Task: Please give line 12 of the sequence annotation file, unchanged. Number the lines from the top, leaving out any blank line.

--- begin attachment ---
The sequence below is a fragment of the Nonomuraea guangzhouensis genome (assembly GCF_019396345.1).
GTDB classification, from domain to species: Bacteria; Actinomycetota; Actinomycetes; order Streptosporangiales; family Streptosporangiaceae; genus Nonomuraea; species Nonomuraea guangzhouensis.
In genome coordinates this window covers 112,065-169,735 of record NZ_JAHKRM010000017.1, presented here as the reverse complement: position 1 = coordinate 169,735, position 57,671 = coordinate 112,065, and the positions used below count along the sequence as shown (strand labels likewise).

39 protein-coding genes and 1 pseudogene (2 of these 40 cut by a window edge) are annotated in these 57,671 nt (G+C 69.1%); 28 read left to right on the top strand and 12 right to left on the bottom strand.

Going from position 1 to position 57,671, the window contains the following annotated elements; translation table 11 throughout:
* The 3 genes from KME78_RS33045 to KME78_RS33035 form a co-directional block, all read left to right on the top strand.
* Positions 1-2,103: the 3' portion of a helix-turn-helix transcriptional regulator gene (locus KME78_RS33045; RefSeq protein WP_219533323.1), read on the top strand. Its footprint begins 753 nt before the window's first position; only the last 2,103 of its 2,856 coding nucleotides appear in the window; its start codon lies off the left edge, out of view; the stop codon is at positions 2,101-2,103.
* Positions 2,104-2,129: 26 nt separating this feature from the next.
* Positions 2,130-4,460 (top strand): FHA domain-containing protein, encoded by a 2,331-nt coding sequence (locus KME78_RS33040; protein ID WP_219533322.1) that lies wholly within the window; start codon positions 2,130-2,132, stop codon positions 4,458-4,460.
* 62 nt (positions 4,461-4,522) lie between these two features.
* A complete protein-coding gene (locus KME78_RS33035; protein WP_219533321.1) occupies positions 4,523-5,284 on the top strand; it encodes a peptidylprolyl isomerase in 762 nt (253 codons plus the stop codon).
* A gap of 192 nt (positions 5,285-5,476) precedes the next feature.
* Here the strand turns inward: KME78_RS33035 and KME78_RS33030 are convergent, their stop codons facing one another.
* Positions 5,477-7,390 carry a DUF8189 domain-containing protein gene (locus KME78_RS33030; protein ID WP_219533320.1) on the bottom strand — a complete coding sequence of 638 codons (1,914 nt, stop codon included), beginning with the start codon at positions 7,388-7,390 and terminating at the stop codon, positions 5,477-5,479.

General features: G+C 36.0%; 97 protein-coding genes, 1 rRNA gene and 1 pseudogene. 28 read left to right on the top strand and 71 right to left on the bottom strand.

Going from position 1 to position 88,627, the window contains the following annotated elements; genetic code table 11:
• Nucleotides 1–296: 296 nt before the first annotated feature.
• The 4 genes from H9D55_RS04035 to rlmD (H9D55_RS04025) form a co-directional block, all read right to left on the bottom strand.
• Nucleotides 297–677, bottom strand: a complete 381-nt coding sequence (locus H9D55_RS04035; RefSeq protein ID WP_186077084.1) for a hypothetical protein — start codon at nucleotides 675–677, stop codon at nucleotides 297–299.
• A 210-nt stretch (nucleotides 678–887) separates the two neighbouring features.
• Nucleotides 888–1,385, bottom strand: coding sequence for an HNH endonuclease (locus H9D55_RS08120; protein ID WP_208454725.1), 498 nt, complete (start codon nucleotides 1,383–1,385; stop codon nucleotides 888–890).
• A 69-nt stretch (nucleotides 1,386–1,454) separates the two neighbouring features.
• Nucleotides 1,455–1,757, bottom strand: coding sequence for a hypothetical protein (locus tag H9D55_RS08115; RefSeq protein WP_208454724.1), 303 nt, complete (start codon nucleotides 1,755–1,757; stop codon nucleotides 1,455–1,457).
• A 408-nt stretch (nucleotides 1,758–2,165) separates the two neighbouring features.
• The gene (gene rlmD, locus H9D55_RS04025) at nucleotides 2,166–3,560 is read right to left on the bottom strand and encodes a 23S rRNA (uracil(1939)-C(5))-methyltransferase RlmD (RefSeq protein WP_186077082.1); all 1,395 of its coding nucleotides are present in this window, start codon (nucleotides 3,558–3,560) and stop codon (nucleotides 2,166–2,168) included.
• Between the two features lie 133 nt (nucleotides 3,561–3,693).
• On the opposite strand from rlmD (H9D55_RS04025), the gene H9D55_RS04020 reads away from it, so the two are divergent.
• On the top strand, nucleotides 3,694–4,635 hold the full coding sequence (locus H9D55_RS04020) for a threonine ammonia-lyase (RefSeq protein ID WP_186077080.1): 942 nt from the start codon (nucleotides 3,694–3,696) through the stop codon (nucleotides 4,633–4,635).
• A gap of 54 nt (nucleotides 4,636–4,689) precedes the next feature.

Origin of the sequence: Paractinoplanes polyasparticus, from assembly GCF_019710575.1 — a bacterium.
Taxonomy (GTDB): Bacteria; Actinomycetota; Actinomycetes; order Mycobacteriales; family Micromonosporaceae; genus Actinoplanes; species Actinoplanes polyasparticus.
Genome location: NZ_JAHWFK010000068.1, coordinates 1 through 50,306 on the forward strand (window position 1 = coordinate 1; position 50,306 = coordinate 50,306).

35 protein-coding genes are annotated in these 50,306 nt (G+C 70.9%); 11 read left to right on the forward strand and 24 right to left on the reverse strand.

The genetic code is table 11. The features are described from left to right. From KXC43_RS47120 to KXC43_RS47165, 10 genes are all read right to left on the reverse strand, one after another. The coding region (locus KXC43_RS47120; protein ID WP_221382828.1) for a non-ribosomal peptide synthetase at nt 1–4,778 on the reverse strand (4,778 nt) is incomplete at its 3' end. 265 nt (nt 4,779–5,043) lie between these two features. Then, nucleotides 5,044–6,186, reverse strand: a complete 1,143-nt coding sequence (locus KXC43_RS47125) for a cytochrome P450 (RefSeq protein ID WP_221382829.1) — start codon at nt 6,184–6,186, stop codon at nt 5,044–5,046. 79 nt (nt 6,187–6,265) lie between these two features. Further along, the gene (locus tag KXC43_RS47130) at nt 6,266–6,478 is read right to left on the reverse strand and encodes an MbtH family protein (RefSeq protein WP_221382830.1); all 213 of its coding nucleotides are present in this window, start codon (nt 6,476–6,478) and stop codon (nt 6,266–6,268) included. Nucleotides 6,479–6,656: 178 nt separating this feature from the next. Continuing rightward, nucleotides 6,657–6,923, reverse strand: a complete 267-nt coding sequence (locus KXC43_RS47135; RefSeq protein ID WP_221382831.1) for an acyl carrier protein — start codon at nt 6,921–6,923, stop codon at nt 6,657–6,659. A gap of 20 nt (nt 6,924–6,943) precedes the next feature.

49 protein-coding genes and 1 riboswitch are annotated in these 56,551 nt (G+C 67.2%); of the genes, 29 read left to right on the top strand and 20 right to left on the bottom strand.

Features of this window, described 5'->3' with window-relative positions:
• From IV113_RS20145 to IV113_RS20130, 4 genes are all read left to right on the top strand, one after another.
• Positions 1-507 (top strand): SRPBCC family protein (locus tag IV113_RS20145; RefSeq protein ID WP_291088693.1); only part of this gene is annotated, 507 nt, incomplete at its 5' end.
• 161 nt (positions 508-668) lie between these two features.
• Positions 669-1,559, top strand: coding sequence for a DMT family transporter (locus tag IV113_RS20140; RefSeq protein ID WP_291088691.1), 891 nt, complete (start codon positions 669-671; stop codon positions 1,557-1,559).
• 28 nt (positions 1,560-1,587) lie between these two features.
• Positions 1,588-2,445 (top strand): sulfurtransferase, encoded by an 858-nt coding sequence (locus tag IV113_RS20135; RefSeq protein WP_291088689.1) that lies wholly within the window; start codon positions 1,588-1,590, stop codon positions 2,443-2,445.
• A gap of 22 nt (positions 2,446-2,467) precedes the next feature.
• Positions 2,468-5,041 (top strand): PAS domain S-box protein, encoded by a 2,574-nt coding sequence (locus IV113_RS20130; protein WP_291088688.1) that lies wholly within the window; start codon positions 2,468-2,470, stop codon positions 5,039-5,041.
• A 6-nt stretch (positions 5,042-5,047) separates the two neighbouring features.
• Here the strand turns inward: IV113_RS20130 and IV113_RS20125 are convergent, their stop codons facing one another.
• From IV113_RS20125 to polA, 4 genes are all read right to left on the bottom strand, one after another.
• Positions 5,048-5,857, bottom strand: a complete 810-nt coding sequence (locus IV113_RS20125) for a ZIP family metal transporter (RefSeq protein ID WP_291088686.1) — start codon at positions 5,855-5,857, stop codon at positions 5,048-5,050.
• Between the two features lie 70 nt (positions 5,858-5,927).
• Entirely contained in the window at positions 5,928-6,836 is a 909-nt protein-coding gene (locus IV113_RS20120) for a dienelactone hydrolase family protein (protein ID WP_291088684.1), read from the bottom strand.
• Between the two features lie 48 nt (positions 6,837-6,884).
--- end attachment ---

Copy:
* A gap of 192 nt (positions 5,285-5,476) precedes the next feature.